Using Hick’s Law in Product Design

Using Hick’s Law in Product Design

Hick’s law is one of the most important guiding principles in product design because it allows us to create a smooth user experience.

In this article, we will discuss what Hick’s law is and how we can apply it to product design.

What is Hick’s Law?

Hick’s law, named after British psychologists William Edmund Hick, states that the time it takes for a person to make a decision increases with the number and complexity of choices.

Generally, the more options the user has, the more time it will take them to decide.

Number of choices and user experience

When we design a product, we often think that the more options we provide, the more valuable our product will be for our users. In reality, more options rarely result in more value to users. But more options can result in a higher cognitive loadand, as s result, a bad user experience.

More options are not equal to more value. Image by Nick Babich.

It is easy to illustrate why it happens using a real-world analog. Below you can see two menus from two different restaurants. The menu on the left offers more than 15 items per category, while the menu on the right has only six items. Which one is more comfortable to use?

Menu with an overwhelming number of options (left) vs. menu with a limited number of options (right).

Reaction time

Reaction time is one of the essential properties of Hick’s law. Reaction time is the time required to process information and then make a response. Generally, the more choices the person has, the more reaction time will be.

When it comes to a digital product, reaction time depends on many different factors — age, level of computer savviness, and experience using a particular product. The reaction time will likely be higher for novice users than experienced users.

Reaction time for a novice, average and experienced user. Image by Nick Babich.

4 ways to use Hick’s law in product design

Hicks’s law is about how we organize information in our products. Here is how we can apply Hick’s law:

1. Break complex tasks into series of steps

Break complex tasks into smaller tasks. For example, you can break a checkout experience into steps, such as providing shipping information, billing information, and confirming the purchase. It will help you to decrease cognitive load (the amount of brain power required to complete certain operations).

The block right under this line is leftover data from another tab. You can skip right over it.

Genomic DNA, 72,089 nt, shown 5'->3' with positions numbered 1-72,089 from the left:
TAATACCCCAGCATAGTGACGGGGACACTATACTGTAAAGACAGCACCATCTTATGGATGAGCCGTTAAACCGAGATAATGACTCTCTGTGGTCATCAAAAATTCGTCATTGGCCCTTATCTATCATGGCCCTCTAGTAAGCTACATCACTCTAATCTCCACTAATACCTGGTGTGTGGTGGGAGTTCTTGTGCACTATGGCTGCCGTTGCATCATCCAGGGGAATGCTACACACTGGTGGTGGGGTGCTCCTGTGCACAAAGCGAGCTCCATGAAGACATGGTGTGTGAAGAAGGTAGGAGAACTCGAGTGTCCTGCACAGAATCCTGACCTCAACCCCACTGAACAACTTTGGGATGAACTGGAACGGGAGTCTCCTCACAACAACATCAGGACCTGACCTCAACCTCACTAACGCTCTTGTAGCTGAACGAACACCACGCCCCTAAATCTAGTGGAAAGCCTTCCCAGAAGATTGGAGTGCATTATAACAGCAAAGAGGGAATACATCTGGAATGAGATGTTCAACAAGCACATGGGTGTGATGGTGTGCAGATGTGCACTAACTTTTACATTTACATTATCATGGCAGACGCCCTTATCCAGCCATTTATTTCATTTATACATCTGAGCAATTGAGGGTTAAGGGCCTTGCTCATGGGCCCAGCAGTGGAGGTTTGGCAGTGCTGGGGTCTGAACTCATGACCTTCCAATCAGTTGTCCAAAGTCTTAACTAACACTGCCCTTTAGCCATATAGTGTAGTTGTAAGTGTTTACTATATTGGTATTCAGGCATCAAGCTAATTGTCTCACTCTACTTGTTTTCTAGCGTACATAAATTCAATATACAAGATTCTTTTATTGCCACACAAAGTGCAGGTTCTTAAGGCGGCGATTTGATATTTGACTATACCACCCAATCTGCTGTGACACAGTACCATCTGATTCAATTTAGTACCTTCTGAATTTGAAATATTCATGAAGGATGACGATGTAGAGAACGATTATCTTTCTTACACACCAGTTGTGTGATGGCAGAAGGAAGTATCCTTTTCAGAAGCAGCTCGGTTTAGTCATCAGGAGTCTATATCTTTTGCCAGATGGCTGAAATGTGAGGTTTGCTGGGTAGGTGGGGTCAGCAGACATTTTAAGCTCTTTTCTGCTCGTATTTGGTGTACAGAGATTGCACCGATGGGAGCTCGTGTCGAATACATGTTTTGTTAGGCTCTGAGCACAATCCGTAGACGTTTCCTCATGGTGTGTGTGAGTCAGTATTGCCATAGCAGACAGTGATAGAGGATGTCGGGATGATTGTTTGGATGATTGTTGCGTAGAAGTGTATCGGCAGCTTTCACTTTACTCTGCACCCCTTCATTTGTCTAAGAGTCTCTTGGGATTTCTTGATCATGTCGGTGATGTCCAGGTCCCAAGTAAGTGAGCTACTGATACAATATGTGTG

Breaking checkout into a series of steps. Image by Scnsoft

Reducing the number of options on the screen makes the interface more user-friendly. This technique is known as chunking.

Highlight recommended options to make it easier for users to decide. This approach works partially well for the pricing tables. If you have multiple pricing plans, you can highlight the most commonly selected pricing plan. But be honest, and choose the plan that will provide the most value to your users, not your business. pricing table 

3. Minimize the number of options

Since we don’t want to overwhelm our users with too many options, we want to minimize the total number of options users have to deal with. Hick’s law can be used to narrow down big volumes of information without overloading the user.

Many social medial platforms use a feature called smart feed. The smart feed provides content based on user preferences. For example, when you visit YouTube, the first 8 items you will see in the feed will be highly relevant to your profile.

YouTube featured content section.

Ecommerce websites also try to narrow down the list of options the customer goes through. For example, here you can see how Amazon provides ideas on what you might want to buy as a gift.

Amazon’s “Frequently bought gifts” section 

4. Categorize options

Categorize different options to make it easier for users to digest them. For example, you can see how Twitter groups different settings.

Twitter groups different settings.

You always need to ensure that the categorization makes sense to your users. That’s why you should practice card sorting. Card sorting is an excellent method to find out about the categories of information that make more sense to your users.